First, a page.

Next, the relationship between flight time and the left–right difference in occlusal force was examined. There was a tendency for the flight time to be significantly longer in participants with a smaller left–right difference in occlusal force. This may have been influenced by the fact that all participants in this study were clenching just prior to landing. Similar to lower-extremity muscle mass, it is possible that the occlusal state affected postural stability during landing. The trial in this study was a straight jump, but in the case of jumps involving rotation and twisting, the landing position and landing posture are often disturbed. By wearing a mouthguard fabricated using elastic material and improving the contact condition of the occlusion, it is possible to stabilize the clench in preparation for landing, even if the body axis is misaligned. This can be expected to have a positive effect on trampoline performance. If occlusal intervention can support stable jumping circulation, it may lead to the prevention of sports injuries considering that disturbances in the landing posture and/or landing position can lead to serious accidents such as falling outside the trampoline frame.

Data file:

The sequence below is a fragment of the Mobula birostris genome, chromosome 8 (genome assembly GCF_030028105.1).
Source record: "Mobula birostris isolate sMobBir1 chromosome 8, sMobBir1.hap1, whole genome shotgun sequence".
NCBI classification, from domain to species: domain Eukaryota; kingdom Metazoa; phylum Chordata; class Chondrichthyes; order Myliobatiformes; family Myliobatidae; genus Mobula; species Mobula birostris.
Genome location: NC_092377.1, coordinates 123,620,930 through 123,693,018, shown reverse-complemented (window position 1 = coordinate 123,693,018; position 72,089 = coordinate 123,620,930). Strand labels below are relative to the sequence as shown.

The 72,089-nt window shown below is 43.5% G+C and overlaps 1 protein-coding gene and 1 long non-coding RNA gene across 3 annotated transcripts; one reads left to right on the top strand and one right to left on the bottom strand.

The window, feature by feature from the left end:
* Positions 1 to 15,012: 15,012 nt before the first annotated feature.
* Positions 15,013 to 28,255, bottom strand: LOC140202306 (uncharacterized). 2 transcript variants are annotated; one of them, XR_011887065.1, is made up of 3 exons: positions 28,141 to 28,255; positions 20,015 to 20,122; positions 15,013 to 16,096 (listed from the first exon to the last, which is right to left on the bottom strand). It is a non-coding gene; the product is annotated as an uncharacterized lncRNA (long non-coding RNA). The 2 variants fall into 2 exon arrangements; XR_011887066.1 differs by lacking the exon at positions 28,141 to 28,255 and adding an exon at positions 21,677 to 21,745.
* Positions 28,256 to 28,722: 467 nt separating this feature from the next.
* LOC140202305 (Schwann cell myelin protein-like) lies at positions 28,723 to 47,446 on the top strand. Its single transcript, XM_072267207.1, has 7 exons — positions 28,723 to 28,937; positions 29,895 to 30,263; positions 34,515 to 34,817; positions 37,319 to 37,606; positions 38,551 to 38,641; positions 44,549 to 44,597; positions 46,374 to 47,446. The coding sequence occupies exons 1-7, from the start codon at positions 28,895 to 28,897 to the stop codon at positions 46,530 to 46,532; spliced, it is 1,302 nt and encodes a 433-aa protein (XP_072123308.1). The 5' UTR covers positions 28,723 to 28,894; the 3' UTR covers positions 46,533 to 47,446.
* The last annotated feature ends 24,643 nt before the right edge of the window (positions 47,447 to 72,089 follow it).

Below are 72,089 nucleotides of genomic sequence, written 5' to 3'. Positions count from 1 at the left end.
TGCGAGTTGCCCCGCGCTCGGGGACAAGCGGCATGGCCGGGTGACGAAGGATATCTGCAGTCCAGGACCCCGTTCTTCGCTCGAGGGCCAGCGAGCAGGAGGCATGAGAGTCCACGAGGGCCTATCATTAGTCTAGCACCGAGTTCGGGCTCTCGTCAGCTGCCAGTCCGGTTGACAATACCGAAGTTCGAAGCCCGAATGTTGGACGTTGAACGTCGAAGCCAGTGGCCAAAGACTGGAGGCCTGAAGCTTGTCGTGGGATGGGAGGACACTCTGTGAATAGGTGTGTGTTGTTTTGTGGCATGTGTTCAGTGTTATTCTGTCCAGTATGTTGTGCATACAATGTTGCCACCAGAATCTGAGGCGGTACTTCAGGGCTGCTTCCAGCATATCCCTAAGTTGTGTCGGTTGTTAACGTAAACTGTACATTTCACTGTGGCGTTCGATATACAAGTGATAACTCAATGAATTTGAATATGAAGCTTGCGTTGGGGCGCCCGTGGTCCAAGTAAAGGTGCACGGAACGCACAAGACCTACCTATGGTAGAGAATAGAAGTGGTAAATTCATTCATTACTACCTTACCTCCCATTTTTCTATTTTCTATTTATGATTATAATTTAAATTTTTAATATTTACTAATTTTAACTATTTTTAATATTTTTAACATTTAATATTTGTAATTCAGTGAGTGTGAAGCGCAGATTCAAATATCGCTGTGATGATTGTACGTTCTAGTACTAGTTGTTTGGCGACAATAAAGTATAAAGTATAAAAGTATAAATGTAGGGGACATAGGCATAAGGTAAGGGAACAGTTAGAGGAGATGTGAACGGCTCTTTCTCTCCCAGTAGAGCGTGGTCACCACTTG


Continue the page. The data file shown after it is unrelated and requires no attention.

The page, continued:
There are two main limitations of this research. First, the number of participants is small. In the future, it will be necessary to increase the number of participants and determine the difference in occlusal balance and determine the effect of correcting the occlusal balance by wearing a mouthguard. Second, no muscle activity was recorded during the straight jumps. It is therefore necessary to investigate the timing and duration of clenching and muscle activity during jumping by recording postural muscle activity. Future findings can be expected to contribute to the reduction of sports injuries and the improvement of competitiveness.
The results of this study suggest that the flight time of straight jumps in the trampoline competition is influenced by the balance of skeletal muscle mass and occlusal state. Therefore, the stability of the trunk supported by well-balanced posture muscles on the left and right sides as well as appropriate occlusal contact should contribute to improvements in flight time.
The datasets collected and/or analyzed during the current study are available from the corresponding author on reasonable request.
This work was supported by JSPS KAKENHI Grant Number JP23K10617.
Conflicts of interest statement
The authors have no conflicts of interest relevant to this article.